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RED CEO Jim Jannard Speaks About Their Lawsuit Against Sony Regarding RAW Compression

02.15.13 @ 4:11PM Tags : , ,

I mentioned that we might see a response on REDUser from the CEO of RED regarding the recent lawsuit against Sony, and that’s exactly what we got earlier this morning. In the lawsuit, RED is claiming that Sony is infringing on patents related to REDCODE RAW compression, since Sony is also using RAW compression with their F65, F55, and F5 cameras. If you haven’t read it yet (and you’ve got an opinion on the matter), I’ve embedded the document in the previous post, and I am also embedding the patents that apply below. Click through for those documents as well as the response from Mr. Jannard.

Here are two of the patents that apply in this case. There seems to be a third that doesn’t apply to the case in any way and is likely a typo.

Video camera (US patent 8174560):

Video camera (US patent 8358357):

This is the first response from Jim Jannard:

We have taken a bit of flak for filing a lawsuit against Sony Electronics.

#1. Sony stepped up and finally supported 4K from cameras to displays. That is helping to cement 4K as the real cinema standard. Good. We actually have a Sony 4K 84″ display and Sony 4K projector at RSH for reference.

But…

#2. We are heavily invested in concepts, inventions, designs, development and manufacturing of RED cameras, REDRAY and the RED Projector. Each is unique and has motivated the industry to get better, for the benefit of all. We don’t mind others joining the 4K revolution… quite the contrary, we embrace it. What we don’t accept is others just borrowing our technology, intentionally or unintentionally. We admire invention and happily pay for and license great technology from other companies when it is useful to our program.

#3. We have created many jobs in the US leveraging our vision and technology and we will aggressively protect our employees. Every single job matters. It is a magic trick to build a camera in the US, especially at the highest level. This cannot be done if others are allowed to just take what we have done and use our work as their own.

#4. Our customers have invested in our technology. They need to be protected and their investment needs to be protected. We have an obligation to our customers so they will not have their investment diluted by a proliferation of the proprietary technology they invested in.

We don’t mean to be heavy handed. We saw 4K as the future standard in 2005. We have endured comments that “RED was a scam”. “1080P was good enough.” “What does a sunglass guy know about cameras?”… as well as others I would never publish.

Patents are here for a reason. They protect IP. Receiving a patent now means that you have an obligation to protect it… or they have absolutely no value whatsoever.

We are anxious to resolve this and have everyone move along. But in the end… our ideas, employees and customers matter. We will tenaciously protect all of them.

He added more later (I’ve combined the later responses into one, separated by line breaks):

If ideas are King… what do you do if they are taken? Roll over and pretend that everything is OK? Sorry. I don’t do that. Especially when people’s jobs are at stake. I fight.
If someone breaks into your house and steals all your possessions… you call the police. When someone takes your ideas, inventions and designs, you call your attorneys. That is life.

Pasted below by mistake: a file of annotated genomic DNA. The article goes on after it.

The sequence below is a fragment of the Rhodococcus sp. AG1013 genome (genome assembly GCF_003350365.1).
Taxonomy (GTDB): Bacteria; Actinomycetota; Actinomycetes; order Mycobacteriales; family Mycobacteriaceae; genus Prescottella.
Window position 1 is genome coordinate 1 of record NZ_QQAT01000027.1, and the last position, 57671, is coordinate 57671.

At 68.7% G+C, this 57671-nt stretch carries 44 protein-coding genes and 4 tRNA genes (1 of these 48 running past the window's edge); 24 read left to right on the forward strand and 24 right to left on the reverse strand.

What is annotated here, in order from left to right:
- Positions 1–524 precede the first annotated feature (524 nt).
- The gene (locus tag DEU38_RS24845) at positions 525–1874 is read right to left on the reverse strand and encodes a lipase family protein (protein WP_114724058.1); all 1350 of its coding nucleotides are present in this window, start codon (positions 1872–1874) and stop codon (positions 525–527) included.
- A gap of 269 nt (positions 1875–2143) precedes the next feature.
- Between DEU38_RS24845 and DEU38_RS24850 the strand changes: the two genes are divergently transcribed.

This is a REDCODE RAW issue… one that many have acknowledged for years as a core invention of RED and incredibly important to what we all are doing.

REDCODE RAW is not “rounded corners”. It is fundamental to recording high resolution images on camera to small media. It is brilliant. And it is no surprise that others have finally figured out (several years later) that the only way to get where they need to go is through this path. Hindsight is spectacularly clear.

So why even bother with this? Well, there are two sides to every story, and I firmly believe in covering both of them. If Sony has a statement (which would not likely be forthcoming about any details or opinions), I will share that as well. I’ve said a few times that I think the patent system in the United States needs some work, but if someone is granted a patent, it’s not up for the people to decide what’s right and what’s wrong — it’s up to the legal system. This is exactly what happened with the Litepanels case which now requires all infringing manufacturers to license the technology in order to continue making and distributing LED panels for film use in the United States.

What’s interesting about this case is that patent issues or licensing could be one of the reasons most companies have not tackled RAW compression in their motion picture cameras. Canon and Arri are both sending out uncompressed RAW to third-party recorders (and avoiding recording internally altogether), and Blackmagic, Digital Bolex, Ikonoskop, and Aaton are all recording uncompressed CinemaDNG internally to SSDs. CinemaDNG is an open format from Adobe, but recently they developed a compressed JPEG option for their stills DNG archive format. We’ll see if that finds its way into motion cameras and if that development potentially infringes on any RED patents.

Currently the only other motion RAW format that is similar to RED’s REDCODE RAW and is being used in cameras right now is GoPro’s CineForm RAW (both are wavelet codecs based on JPEG2000). I had read in the past that CineForm and RED had some sort of agreement, but it’s unclear where that stands right now. There are two digital cinema cameras that I know of recording to CineForm RAW: the 2/3″ SI-2K camera, and the Kinefinity KineRAW-S35 (which is not yet shipping in the United States).

If anyone else or someone from RED would like to add anything regarding CineForm RAW (or the case in general), feel free to share below in the comments.

What do you guys think?

Link: Patent lawsuit — REDUser

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  3. BBC to Lay Down the Law: Sony PMW-100 Will Not Be Certified

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  • On August 18, 2008, Red filed a lawsuit against the electronics company LG over its use of the name Scarlet.[35] Jannard accused LG “…of taking the “Scarlet” brand name from the camera company, despite RED’s denial of their request.”[36]